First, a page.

Does better productivity kill jobs?

AS in my last blog. I already asked the question, does it really will kill jobs? We all know that productivity will increase but will jobs be decreased by that fact. This article is about that.

The article asks this question and in this article the McKinsey Global Institute says no. The MGI Says that productivity comes hand in hand with job growth and that increasing productivity in crucial for jobcreation. The MGI gives three reasons why productivity and job growth can complement each other. The first one is productivity can lead to cost reduction. This will lead to lower prices and more demand of the customer, and so also need for more employees. Second the productivity growth is not always about reducing input costs but also about better quality, a higher output.   Third sustaining global competitiveness requires ongoing productivity gains. Therefore attracting and maintaining local Jobs.
I think they are right but only for the close future. Our blog is about is this function divergent or convergent not everything in between. we want to look at infinity where you can divide by 0. This article feels like its made for Americans who are afraid of the word productivity. It is true what they say but only on a land-scale. I wonder is they would do the world at ones, it will still be the same. For one because the competition is then gone.

IBM’s Watson has got most doctors beat!

I’ve read this article about Watson, a computer that analyses medical data and can make diagnoses for real life patients. It turns out that Watson is getting smarter than regular doctors! Not all that surprising. Computers don’t rest, don’t need sleep and can “remember” all (and lets face it, we mean all) scientific research papers, patient data, operation data, side effects of medicine and has a battery of statistics backing up his own diagnose to form his own second opinion.

Well, that apparently tends to make Watson better in his diagnoses of cancer. Let me give you this extract of the article giving us some figures and allowing you to wrap your head around his technology:

For the last year, IBM, Sloan-Kettering and Wellpoint have been working to teach Watson how to understand and accumulate complicated peer-reviewed medical knowledge relating to oncology. That’s just lung, prostate and breast cancers to begin with, but with others to come in the next few years). Watson’s ingestion of more than 600,000 pieces of medical evidence, more than two million pages from medical journals and the further ability to search through up to 1.5 million patient records for further information gives it a breadth of knowledge no human doctor can match.

This, in my opinion, doesn’t mean doctors will become obsolete just yet. But it may reduce the need of GP’s (general practitioners or ‘family doctors’). Well maybe not in treatment of wound and such but in prescribing medecine and giving correct information on treating your illness.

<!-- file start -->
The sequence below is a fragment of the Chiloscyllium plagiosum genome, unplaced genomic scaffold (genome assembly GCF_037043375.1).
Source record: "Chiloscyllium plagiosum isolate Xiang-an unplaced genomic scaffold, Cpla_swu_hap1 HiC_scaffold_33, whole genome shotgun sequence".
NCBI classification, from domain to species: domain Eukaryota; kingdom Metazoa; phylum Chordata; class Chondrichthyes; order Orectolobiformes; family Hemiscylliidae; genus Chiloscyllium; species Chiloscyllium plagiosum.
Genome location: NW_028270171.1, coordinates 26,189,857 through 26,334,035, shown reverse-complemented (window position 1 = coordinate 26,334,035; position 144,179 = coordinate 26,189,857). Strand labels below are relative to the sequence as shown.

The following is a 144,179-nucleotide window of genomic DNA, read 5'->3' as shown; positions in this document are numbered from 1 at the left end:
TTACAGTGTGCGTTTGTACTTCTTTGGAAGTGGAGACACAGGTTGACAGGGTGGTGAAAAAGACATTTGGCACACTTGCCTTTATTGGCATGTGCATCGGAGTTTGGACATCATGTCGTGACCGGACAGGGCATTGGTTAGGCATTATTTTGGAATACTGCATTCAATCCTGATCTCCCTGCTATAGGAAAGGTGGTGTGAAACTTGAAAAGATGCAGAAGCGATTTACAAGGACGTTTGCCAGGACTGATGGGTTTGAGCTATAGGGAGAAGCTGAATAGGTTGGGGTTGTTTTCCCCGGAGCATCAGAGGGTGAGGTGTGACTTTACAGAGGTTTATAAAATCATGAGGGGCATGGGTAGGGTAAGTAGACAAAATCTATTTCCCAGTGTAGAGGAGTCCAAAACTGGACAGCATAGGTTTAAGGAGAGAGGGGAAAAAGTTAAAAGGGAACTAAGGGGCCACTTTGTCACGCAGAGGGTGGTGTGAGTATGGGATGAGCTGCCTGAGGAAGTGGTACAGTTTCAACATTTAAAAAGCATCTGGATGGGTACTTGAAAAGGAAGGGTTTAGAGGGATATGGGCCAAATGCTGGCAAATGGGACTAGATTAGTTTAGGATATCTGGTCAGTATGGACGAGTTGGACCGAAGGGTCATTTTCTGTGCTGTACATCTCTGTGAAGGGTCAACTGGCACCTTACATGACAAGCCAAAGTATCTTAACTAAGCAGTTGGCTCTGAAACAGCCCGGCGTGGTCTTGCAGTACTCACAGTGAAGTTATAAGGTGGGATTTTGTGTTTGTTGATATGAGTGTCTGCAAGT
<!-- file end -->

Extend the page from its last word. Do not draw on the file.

I think some of you might say  “but computers make mistakes, not to mention how (far to) often software crashes”, Well yes. That is very much a thing, but i’ve found some figures here on how many misdiagnoses GP’s make (these are mostly percentages but i’ve found a”  failure to rescue” of 155 in 1000 due to misdiagnosis. These figures vary of course from a hospital to GP’s and so on) But the point is, doctor’s make mistakes too! Watson doesn’t have to be perfect, just better that us…

Right, let’s get commenting! would you like a doctor you can visit at the pharmacy? just a computer screen maybe some measuring systems (heart rate, blood pressure, maybe even blood/urine sampler)?

I would like the idea for more common things like influenza and infections and to ease your mind when you’re feeling hypochondriac!

What about you? A computer doctor or just your good old GP?

Link to the article:
Link to IBM Watson’s page for a very wide scan of his capabilities:
link to misdiagnosis page:

Efficiency vs Jobs

I found this ted-conversation about the question:  Efficiency vs Jobs, which should be a priority in modern society? a lot of the talkers opinions are that we always have to be as efficient as possible but that we just have to find new jobs. Some make a big difference between what we do for profit and what for fun. The for profit things will be as efficient as possible. The things for fun will not. Because it’s the proces not the result why you do things for fun. You don’t want a Pc-game played by a pc or just knowing the story of it( then you will watch a movie 😉 ) but you want to play it.

I think that the mainstream of people think the same way but all to superficially, I think no mater what we say today, it still will be totally different. I just hope by the end of this blog it will be just that little bit closer to to futur truth.

Yesterday I though to myself, what if all what we are writing is totally wrong is this blog. What has happened in the past. Because of the industrial revolution people are working less now then before. Could it be that jobs will disappear but that that would be a problem. We will for example work 1 day a week and because of technology we have the rest of the week for all the fun stuff in life.
So you friendly followers. my question to you. If jobs will disappear, will we have to find new ones of get unemployed or will we in the future have double , triple the time for fun?